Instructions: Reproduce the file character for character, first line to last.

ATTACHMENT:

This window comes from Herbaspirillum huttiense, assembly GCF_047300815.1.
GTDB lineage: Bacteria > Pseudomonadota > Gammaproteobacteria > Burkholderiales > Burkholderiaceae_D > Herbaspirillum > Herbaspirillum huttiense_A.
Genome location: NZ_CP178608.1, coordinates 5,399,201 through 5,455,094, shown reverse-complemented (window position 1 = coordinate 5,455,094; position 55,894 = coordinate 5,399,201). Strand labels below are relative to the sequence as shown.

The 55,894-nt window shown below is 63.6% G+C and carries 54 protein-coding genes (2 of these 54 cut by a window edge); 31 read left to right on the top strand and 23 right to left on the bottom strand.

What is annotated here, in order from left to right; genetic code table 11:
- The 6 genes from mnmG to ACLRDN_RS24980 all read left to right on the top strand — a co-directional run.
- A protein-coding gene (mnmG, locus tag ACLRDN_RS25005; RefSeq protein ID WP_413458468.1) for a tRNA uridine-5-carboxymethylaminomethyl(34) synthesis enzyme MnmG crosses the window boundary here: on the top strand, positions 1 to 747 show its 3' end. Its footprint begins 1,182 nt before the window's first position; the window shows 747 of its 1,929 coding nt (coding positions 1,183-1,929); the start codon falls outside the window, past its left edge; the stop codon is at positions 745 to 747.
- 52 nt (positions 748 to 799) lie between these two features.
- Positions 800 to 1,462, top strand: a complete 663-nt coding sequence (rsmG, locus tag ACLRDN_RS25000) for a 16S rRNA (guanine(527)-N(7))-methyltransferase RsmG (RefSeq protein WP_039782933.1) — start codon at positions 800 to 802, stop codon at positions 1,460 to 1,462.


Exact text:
This window comes from Herbaspirillum huttiense, assembly GCF_047300815.1.
GTDB lineage: Bacteria > Pseudomonadota > Gammaproteobacteria > Burkholderiales > Burkholderiaceae_D > Herbaspirillum > Herbaspirillum huttiense_A.
Genome location: NZ_CP178608.1, coordinates 5,399,201 through 5,455,094, shown reverse-complemented (window position 1 = coordinate 5,455,094; position 55,894 = coordinate 5,399,201). Strand labels below are relative to the sequence as shown.

The 55,894-nt window shown below is 63.6% G+C and carries 54 protein-coding genes (2 of these 54 cut by a window edge); 31 read left to right on the top strand and 23 right to left on the bottom strand.

What is annotated here, in order from left to right; genetic code table 11:
- The 6 genes from mnmG to ACLRDN_RS24980 all read left to right on the top strand — a co-directional run.
- A protein-coding gene (mnmG, locus tag ACLRDN_RS25005; RefSeq protein ID WP_413458468.1) for a tRNA uridine-5-carboxymethylaminomethyl(34) synthesis enzyme MnmG crosses the window boundary here: on the top strand, positions 1 to 747 show its 3' end. Its footprint begins 1,182 nt before the window's first position; the window shows 747 of its 1,929 coding nt (coding positions 1,183-1,929); the start codon falls outside the window, past its left edge; the stop codon is at positions 745 to 747.
- 52 nt (positions 748 to 799) lie between these two features.
- Positions 800 to 1,462, top strand: a complete 663-nt coding sequence (rsmG, locus tag ACLRDN_RS25000) for a 16S rRNA (guanine(527)-N(7))-methyltransferase RsmG (RefSeq protein WP_039782933.1) — start codon at positions 800 to 802, stop codon at positions 1,460 to 1,462.